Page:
Most composers feel uncomfortable talking about money and rates, but it’s important to charge for what your time is worth.
Getting past the “icky” feeling of charging for custom music
In my experience, composers feel uncomfortable talking about money with clients for two main reasons. The first is a fear that putting a price tag on their art will devalue it. This is often the result of putting your work on a pedestal, a common pitfall of new composers.
The antidote to this is to compose and release a lot of music (every day if possible) and open yourself up to constructive criticism with a trusted community (like in the Sonic Storytellers Facebook group!). These habits remove the temptation to dwell on music you’ve written in the past and shifts your focus to the present.
The second reason composers feel uncomfortable talking payment is quite the opposite: a self-deprecating lack of confidence that their time/art is actually worth money. Sometimes, this feeling can only be alleviated by “ripping off the band-aid,” so to speak, and having that first direct conversation about payment.
This will make subsequent conversations with future clients much easier. It will also help composers understand that music is a crucial part of the storytelling experience and worth paying for.
Here are 3 tried-and-true methods for getting past the barriers of rate discussions when charging for custom music:
1. Charge by the hour
This method is great for young composers trying to get a career going. It’s the most simple, straightforward way to charge for custom music, especially if you’re still figuring out your workflow and how long things typically take. It’s also the most popular way of charging in the video game music space because this is largely how developers bill their time as well.
Start your rates low if you take this approach. This way you can start tracking how long certain tasks, types of music, and genres take you to compose without the risk of overcharging the client. This data will come in handy as you grow in your career, especially in methods 2 and 3!
So how much should you charge? Well, there’s no cut-and-dry number. It depends on a large number of variables like client budget, your skill level, the amount of requested music, and negotiation. But let’s do a little bit of math (I promise, just a little bit) to give you a starting point for setting your rates.
Let’s say a client requests a piece of music. You determine through conversation with the client and a comprehensive creative brief (a topic for another blog post) that the piece of music will be a minute long.
You estimate that it will take you 3 hours to create that piece of music, but you add an extra hour just to be safe. So that’s 4 hours of composing time (not including revisions). We have our first number to work with!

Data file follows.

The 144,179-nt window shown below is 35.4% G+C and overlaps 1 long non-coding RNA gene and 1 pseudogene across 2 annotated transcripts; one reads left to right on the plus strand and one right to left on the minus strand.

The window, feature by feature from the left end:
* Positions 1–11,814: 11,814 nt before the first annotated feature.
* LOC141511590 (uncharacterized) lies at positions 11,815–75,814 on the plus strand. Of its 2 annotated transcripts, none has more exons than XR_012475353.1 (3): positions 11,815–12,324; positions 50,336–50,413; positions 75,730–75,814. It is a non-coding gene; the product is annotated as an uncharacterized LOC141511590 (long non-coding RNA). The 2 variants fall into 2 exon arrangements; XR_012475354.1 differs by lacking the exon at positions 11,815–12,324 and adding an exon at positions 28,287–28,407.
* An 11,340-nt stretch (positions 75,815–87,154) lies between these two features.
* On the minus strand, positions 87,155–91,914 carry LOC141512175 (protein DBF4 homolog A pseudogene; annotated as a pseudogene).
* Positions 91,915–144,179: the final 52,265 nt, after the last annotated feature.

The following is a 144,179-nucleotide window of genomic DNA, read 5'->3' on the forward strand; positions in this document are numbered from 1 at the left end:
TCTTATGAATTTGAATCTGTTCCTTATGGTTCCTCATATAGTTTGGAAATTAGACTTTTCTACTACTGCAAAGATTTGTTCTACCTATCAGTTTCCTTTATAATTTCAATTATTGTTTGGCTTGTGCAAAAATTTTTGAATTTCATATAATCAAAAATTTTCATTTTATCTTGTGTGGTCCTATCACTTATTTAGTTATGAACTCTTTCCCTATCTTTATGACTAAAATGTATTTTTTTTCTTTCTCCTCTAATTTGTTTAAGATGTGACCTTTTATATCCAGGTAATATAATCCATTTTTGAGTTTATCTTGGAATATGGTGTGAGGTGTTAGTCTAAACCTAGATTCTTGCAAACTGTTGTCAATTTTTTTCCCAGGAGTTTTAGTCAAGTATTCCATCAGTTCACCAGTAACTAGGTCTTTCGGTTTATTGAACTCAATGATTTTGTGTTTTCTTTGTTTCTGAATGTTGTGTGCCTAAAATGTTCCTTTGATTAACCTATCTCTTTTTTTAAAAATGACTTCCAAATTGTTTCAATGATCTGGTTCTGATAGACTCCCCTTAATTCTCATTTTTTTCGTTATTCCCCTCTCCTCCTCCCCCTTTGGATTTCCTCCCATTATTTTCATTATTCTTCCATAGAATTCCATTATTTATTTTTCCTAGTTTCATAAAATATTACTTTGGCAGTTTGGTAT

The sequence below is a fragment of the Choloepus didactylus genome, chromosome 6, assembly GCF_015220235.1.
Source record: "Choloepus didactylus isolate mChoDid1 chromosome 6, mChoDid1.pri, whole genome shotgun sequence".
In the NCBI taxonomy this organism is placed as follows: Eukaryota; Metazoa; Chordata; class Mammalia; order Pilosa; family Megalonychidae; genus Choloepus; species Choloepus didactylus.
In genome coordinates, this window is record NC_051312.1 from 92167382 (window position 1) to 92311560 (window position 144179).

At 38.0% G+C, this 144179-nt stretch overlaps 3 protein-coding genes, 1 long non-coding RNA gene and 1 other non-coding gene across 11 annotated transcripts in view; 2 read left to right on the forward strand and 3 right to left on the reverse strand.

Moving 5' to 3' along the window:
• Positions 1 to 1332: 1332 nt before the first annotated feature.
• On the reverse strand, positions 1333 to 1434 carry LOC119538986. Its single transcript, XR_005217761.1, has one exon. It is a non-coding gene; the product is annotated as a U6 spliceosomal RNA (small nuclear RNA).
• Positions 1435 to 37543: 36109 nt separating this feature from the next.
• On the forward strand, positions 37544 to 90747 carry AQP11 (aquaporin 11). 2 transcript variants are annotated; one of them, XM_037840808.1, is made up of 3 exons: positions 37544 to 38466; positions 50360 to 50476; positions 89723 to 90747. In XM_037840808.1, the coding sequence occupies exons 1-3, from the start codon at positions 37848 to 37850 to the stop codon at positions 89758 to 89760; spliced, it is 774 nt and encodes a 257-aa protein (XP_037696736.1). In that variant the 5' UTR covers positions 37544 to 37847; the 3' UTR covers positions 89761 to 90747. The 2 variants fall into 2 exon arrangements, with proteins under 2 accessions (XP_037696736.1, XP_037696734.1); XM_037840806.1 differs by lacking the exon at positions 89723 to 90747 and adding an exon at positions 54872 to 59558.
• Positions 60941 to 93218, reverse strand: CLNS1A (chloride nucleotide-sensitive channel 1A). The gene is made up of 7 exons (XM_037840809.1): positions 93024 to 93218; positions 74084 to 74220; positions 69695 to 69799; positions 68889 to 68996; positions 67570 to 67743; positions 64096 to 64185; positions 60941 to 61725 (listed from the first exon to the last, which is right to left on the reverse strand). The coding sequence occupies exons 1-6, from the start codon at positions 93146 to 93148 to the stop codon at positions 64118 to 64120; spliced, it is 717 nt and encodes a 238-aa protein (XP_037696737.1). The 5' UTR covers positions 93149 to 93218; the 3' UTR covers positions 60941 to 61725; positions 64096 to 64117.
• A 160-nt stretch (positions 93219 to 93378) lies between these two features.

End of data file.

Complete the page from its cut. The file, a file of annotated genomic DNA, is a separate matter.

So after negotiating with the client, you land on $200 for that piece of music. ($200/4 = $50 per hour).
Entry-level jobs in the United States start anywhere from $8 to $15 per hour, so I’d say $50 per hour isn’t bad at all!
When you’re all done, you’d send your client an invoice with the item of “Custom Music” and your billable hours multiplied by your hourly rate. Easy!
Sending invoices online has never been easier – here are a few free online invoice creation services:
2. Charge by the track
After you work with a few clients charging by the hour, you’ll start to feel more confident in your abilities as a negotiator. You’ll have a growing body of data on composition timeframes, a blossoming portfolio, and hopefully a few kudos from the clients you’ve already worked with (even in the technological nirvana of 2018, there is nothing better than word-of-mouth referrals & testimonials).
Rather than billing by the hour, you can cut out the middleman and charge by the track. If you’ve been diligently tracking your time, you should have a pretty clear idea of how long things take you. Let’s say the data shows the average track (plus revisions) takes you 5 hours. At the above rate of $50 per hour, you can sum up the value of your deliverable at $250 per track.
This method is one of my personal favorites. However, it’s important to reiterate that you should have a clear idea of how long things take you before charging by the track. Otherwise, you risk undercharging or overcharging your client.
This can also give you some negotiating wiggle-room because, despite the length of the track or the requested genre, you have a set rate in mind (in this example $250 per track). Regardless of whether it’s a solo piano piece that takes you an hour to produce or a full orchestral track with 30+ instruments, your rate per track doesn’t change.